If I had to guess, I’d say the epistolary novel—a story written as though it were a collection of letters—resonates with readers because it’s in lockstep with the current moment, with the confessional aspects of online life, with the tantalizing prospect of spilled secrets, violated privacy. The letters we send these days aren’t scented or tied in bows or stuffed in boxes for our grandchildren to discover; they’re bursts of light on our phones, DMs and TikToks and Twitter missives sent, like ocean bottles, off into the void to whoever might be walking on that distant shore, but the content differs little. Human hearts are still the same.
When I think of epistolary narratives, the first thing that comes to me is Pamela; or, Virtue Rewarded, Samuel Richardson’s 1740 novel about grievous workplace harassment. I read it in university and forgot it utterly before I’d even graduated, and musing about it now in this way makes me believe that I never really cared much for the form. But of course that’s not true at all. At least not if you loosen the definition to include other kinds of communication: Jennifer Egan’s PowerPoint presentations and Rick Moody’s Yelp reviews and whatnot. These things I like a lot.
I don’t know. I dig the thought of an object getting plucked from the gutter and placed on a pedestal, so that the light hits it differently. Warhol’s soup cans, Jeff Koons’s balloon dogs, Tracey Emin’s messy bed. I find it thrilling. The pastiche, the parody, the perfect imitation, scooped out of life and presented as if without comment. I love that part: the no comment. No value attached, quiet, amoral.
My own novel, Seven Down, is written in the form of interview transcripts. This choice came early on. It was inspired in part by the infamous 1935 deathbed ramblings of Dutch Schultz, the New York City gangster who, gutshot by contract killers, had his final delirious statement recorded for posterity by a police stenographer. While coppers plied him with brandy and attempted to pry out some useful intel, Dutch embarked upon a wild, digressive word salad that included such gems as this:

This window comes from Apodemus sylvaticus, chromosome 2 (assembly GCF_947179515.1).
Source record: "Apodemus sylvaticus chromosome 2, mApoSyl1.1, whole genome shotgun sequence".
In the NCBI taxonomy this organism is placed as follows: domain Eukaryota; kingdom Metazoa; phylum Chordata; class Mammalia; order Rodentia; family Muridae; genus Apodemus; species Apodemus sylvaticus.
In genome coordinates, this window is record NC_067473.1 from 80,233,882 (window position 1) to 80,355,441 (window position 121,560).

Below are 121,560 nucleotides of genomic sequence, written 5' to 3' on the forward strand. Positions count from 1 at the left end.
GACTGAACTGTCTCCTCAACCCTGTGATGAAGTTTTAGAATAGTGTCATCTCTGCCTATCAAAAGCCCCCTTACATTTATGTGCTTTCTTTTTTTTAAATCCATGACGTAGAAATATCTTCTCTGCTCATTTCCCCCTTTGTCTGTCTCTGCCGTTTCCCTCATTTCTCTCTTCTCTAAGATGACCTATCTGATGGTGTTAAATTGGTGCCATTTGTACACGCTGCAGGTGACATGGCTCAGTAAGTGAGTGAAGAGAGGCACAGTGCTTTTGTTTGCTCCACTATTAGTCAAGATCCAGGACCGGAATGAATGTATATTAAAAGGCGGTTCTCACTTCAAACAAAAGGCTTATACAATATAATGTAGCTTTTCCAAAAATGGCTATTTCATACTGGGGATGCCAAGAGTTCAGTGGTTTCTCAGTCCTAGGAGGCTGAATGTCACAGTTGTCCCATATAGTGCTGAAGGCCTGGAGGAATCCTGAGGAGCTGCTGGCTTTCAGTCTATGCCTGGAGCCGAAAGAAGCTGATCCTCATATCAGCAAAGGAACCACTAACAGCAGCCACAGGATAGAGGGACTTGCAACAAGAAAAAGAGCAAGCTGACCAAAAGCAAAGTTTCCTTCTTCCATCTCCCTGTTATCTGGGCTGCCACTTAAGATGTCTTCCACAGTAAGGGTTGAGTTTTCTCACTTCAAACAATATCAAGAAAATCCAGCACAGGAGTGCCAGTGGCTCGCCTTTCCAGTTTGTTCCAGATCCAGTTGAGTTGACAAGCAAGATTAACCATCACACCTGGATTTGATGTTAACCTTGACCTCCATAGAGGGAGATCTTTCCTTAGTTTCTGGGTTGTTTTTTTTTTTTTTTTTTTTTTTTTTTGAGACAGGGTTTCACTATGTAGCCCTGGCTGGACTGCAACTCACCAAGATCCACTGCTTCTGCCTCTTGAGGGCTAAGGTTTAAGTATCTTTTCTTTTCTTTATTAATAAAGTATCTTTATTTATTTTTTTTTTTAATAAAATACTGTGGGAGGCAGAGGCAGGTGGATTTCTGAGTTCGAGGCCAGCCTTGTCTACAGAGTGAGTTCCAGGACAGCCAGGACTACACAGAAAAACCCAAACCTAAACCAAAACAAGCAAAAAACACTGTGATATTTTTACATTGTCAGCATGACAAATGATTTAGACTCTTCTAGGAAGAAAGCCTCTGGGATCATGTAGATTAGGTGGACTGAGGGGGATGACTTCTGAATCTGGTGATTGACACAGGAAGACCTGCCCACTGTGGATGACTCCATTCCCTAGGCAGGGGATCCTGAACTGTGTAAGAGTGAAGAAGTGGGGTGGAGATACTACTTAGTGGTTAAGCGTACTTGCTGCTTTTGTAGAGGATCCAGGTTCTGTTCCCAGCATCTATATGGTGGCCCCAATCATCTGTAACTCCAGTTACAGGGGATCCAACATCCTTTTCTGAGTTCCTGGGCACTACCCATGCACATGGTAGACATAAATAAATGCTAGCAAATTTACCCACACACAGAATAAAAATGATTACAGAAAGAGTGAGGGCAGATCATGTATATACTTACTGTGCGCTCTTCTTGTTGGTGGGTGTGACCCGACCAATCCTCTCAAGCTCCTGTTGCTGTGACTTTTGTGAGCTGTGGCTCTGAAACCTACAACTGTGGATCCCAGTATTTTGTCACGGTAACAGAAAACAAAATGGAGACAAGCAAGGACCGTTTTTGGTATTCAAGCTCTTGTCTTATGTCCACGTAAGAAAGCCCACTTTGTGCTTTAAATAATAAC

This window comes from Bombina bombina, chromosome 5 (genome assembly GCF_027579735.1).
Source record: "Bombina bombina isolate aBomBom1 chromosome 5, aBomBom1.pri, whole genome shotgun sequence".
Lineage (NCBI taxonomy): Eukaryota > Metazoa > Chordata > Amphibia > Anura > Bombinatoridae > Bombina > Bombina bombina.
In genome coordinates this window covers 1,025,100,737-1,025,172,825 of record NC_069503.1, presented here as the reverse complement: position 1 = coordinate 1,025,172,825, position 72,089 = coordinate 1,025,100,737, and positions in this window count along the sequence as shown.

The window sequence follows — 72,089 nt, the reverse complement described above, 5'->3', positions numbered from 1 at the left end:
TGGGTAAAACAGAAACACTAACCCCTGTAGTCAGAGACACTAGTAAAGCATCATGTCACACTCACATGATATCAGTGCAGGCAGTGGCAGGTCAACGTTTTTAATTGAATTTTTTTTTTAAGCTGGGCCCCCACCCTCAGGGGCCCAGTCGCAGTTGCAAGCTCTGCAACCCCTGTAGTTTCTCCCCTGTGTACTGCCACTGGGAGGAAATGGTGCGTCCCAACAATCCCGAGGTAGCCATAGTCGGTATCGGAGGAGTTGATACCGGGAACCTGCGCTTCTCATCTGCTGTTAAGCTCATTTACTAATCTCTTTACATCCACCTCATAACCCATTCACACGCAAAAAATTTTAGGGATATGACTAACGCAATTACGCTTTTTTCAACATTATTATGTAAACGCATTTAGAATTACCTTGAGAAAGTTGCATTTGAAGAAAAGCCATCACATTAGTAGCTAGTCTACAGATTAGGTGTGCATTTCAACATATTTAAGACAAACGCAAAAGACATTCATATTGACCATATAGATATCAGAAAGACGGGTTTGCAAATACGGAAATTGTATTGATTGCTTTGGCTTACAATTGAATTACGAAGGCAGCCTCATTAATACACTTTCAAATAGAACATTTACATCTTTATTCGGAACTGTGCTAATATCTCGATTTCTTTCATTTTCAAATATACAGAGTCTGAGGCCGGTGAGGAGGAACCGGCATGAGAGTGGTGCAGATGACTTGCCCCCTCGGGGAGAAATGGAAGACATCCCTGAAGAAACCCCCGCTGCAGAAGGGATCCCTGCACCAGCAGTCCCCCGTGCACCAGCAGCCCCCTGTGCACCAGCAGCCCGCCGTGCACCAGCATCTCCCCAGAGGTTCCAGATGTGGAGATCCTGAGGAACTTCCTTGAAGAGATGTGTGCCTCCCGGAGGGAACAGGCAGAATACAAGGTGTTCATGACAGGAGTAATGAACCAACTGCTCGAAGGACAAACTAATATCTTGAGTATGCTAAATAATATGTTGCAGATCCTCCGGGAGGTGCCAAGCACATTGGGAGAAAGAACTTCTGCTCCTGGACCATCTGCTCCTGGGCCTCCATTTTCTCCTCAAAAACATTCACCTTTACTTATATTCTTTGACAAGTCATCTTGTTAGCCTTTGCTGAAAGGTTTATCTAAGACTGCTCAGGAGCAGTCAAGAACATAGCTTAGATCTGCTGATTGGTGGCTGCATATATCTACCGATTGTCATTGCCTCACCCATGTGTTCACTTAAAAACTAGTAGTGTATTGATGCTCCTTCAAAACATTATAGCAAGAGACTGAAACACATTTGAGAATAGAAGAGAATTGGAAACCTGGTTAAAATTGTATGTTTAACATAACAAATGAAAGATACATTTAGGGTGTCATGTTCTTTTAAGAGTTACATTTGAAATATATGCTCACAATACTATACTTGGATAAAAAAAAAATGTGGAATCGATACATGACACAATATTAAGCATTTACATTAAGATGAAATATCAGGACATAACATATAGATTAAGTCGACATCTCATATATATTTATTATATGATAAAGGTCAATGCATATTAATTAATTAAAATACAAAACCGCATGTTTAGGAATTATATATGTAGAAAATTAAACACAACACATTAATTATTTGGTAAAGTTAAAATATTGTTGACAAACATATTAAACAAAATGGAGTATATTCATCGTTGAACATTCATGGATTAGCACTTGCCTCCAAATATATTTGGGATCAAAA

“I don't want harmony. I want harmony. Oh, mamma, mamma! Who give it to him? Who give it to him? Let me in the district fire factory that he was nowhere near. It smoldered. No, no. There are only ten of us and there are ten million fighting somewhere of you, so get your onions up and we will throw up the truce flag.”
Drop a frame around that, hang it on a wall, call it art.
If you can conceive of something, no matter how outlandish, you gotta know you weren’t the first. I like to think that Seven Down is something akin to Dutch’s final dispatch. A kind of found object, a Duchampian ready-made that I inadvertently imitated, a lost document sitting, quiet and amoral, on some dumb company’s shared drive.
David Whitton is the author of The Reverse Cowgirl, a story collection. His short fiction has appeared in a number of journals and anthologies, including Darwin's Bastards, Best Canadian Stories, and The Journey Prize Stories. He is a graduate of the University of Guelph Creative Writing MFA program. He lives in Toronto. Learn more here.